Fanga has come to me as a rhythm along many paths and with some differences in patterns and stories of origin and I think it will continue to travel along the timeline in the same way.
I have been told that it is essentially a Welcoming rhythm and dance.
I am going to offer you two versions of the ‘Story of Fanga’
Make up your own mind 🙂
THE STORY OF FANGA By SULE GREG C. WILSON
“FANGA, ALAFIA, ASHE, ASHE!
…FANGA, ALAFIA, ASHE, ASHE!”
Hello! A couple of issues back, a reader asked if anyone knew the origin of “Fanga”, a samba-like rhythm and song which he had learned at his community drum circle. He had asked if there was some “ancestral connection”: perhaps the song had survived direct from Africa, through slavery, to today. He also noted—and rightly so—that the song sounded familiar. Here’s what my research turned up on the origins of a song and dance which has long been a standard among the U.S. African cultural community (I had to learn it when I was young, too!).
Fanga (pronounced nowadays, almost, like “Funga”, as in “fungus”. Originally, it was closer to “Fahnga”), Fanga is a dance of welcome that, interestingly, came to the United States from a place the United States founded: the West African nation of Liberia (recently infamous for its revolutionary troubles). Liberia was a new nation carved out of traditional territories to house any “slaves” in the U.S. that wanted to return to Africa.
The dance, “Fanga” was made part of the repertoire of the African American concert dance pioneer Asadata Dafora. Dafora came to the U.S. from his native Sierra Leone (a nation set up in West Africa for former British slaves) in 1929, and his early company included persons from Sierra Leone, Liberia, and other nations (and colonies). Among the repertoire he developed in the 1930s for his dance company was a staging of the mimed, storytelling dance (as Hawaiian Hula tells stories through gestures), Fanga.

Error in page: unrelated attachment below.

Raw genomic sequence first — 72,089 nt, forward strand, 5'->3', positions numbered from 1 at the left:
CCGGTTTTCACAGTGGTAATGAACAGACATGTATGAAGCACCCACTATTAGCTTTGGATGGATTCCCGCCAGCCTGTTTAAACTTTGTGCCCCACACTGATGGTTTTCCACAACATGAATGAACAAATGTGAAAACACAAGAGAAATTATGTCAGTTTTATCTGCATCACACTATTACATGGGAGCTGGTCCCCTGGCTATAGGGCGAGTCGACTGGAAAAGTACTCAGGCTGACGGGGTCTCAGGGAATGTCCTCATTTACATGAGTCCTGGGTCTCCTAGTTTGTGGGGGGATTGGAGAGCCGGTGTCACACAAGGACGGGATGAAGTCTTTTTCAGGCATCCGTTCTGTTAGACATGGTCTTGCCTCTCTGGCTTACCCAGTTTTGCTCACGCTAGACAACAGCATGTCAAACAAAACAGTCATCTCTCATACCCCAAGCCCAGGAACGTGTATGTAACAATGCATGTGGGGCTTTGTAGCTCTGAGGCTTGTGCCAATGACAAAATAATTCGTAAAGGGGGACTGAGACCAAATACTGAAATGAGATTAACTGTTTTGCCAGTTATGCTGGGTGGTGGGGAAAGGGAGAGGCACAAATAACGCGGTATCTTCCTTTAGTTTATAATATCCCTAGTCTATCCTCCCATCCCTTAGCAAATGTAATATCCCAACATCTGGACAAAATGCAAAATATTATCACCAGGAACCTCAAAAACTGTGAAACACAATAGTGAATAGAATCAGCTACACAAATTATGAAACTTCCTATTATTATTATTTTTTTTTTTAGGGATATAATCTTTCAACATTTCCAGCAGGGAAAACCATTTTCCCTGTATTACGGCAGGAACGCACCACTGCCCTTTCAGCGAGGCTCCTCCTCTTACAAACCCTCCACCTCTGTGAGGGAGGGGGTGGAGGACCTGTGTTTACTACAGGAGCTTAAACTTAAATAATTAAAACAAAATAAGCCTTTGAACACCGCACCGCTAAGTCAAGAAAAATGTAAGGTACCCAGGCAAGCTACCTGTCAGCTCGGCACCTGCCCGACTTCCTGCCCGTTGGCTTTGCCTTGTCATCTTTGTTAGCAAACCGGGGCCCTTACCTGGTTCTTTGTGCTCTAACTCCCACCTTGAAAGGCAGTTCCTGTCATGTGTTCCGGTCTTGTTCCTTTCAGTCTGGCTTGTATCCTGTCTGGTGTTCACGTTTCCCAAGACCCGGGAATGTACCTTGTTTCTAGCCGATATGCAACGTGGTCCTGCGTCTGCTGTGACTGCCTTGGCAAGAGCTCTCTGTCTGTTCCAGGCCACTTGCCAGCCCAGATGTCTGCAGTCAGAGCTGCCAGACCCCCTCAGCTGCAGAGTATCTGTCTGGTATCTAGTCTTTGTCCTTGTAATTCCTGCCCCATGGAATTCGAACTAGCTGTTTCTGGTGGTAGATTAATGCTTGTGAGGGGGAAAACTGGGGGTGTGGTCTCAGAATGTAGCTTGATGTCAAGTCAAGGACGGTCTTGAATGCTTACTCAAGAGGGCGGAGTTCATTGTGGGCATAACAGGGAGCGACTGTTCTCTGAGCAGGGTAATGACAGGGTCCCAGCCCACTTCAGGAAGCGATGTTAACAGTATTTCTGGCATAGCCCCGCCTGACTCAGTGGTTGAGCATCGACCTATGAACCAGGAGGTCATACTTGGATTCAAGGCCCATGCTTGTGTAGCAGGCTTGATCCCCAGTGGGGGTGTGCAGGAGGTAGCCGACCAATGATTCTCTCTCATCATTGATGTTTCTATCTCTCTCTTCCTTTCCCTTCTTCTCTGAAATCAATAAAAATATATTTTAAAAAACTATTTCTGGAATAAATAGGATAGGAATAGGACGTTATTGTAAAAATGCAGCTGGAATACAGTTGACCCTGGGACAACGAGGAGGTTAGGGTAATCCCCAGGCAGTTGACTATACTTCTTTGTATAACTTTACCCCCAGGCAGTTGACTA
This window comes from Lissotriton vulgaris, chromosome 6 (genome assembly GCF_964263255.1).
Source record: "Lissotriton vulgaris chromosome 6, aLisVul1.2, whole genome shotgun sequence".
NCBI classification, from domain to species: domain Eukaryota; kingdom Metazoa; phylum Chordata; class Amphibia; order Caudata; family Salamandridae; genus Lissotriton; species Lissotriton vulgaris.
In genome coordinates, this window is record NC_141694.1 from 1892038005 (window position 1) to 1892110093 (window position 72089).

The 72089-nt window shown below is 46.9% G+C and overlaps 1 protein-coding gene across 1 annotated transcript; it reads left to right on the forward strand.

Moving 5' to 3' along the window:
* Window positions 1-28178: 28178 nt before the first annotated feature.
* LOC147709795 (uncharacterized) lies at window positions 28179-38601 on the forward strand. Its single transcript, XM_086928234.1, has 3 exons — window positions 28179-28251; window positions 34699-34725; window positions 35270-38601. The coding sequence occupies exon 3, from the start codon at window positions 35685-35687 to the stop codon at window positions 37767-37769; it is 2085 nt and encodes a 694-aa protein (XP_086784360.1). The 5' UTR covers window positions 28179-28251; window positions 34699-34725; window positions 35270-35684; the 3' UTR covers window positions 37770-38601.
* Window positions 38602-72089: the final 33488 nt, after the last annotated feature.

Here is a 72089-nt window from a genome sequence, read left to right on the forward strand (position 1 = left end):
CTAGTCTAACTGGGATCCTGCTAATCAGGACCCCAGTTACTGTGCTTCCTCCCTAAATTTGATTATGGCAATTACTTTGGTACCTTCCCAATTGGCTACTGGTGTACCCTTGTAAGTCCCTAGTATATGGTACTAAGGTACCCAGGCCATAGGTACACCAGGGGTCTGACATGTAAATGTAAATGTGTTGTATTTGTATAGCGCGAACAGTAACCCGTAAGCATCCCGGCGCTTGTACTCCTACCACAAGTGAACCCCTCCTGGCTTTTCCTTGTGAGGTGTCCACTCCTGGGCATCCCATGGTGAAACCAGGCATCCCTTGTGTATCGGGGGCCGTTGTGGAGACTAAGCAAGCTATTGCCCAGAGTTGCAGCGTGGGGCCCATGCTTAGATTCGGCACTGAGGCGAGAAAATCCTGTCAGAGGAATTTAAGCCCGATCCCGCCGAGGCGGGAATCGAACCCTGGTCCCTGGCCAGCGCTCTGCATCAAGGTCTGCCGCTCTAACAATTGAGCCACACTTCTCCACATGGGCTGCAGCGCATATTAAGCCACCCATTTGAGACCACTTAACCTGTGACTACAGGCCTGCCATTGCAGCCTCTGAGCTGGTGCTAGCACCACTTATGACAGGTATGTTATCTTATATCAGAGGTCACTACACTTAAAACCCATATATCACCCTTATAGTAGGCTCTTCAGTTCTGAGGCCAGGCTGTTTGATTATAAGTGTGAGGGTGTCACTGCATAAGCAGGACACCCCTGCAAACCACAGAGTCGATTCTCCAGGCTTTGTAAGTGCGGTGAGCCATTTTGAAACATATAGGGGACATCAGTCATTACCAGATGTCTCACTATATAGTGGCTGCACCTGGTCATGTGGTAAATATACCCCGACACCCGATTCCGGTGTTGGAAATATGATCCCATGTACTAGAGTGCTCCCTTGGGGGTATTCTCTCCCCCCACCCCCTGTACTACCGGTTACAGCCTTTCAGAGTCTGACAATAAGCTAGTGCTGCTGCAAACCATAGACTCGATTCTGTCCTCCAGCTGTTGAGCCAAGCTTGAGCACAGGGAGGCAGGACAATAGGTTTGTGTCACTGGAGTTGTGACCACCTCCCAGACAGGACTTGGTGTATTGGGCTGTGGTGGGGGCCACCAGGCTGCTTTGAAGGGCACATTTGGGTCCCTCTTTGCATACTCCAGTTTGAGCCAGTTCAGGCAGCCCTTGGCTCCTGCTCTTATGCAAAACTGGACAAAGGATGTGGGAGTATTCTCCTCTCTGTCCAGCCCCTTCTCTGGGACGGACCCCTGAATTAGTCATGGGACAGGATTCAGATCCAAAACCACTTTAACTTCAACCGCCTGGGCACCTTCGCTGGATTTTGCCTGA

Dancer/choreographer Pearl Primus (1919-1994), who came up after Dafora, went to Liberia, herself, learned the dance/rhythm., and staged it in the States The choreography moved on to Alvin Ailey’s dance company, and it has since become part of U.S. African, and now drum circle, culture.
The lyrics, however, are another matter. Why does the melody sound so much like “Li’l Liza Jane”? Because….that’s what it is.
LaRoque Bey, the leader of a local New York children’s African dance school, placed Yoruba (from Nigeria) words to the “old time”/plantation days melody, and added that to the dance.
The late Ghanaian ethnologist, CK Ganyo, offered this translation:
Fanga – the word for drum in one of the languages spoken in Liberia
Alafia – Welcome
Ashe – Loose translation “Amen” or “so be it.”
According to N. Kumah, of Liberia, the gestures to the dance translate to:
“I come to you with outstretched hands, gracefully.
From my mouth, I welcome you.
From my heart, I reach out to the Earth.
I reach out to the creator.
From the East to the West, North to the South, all are welcome.
There are no splinters for you to walk on.
When I was hungry, you gave me foot to eat.
When I was tired, you gave me a place to rest.
From the bottom of my heart, FANGA – Welcome.”
So, a song of welcome from the nation set up in Africa to house freed former slaves, came back across the waters and became a standard in the repertoire of African cultural presentations nationwide.
For the second version of the story of Fanga please Visit Pancocojams for a 3 page series on the origins of Fanga, the rhythm, the song and the dance.
In my “Rhythms of the World” classes we use just a basic version of the 3 hand parts, mixing Tumba,Conga and Quinto sounds ( Any three bass, mid, high hand drums will do) and then laying the song on top.Sometime our arrangemnts will include a simple 4 pulse rhythm to accompany the song whilst students are learning to sing and drum patterns at the same time 😉 The sound files below include a Kalimba part to indicate melody. Some versions of the song I have heard repeat the ashe part as a refrain. We just use the verse twice.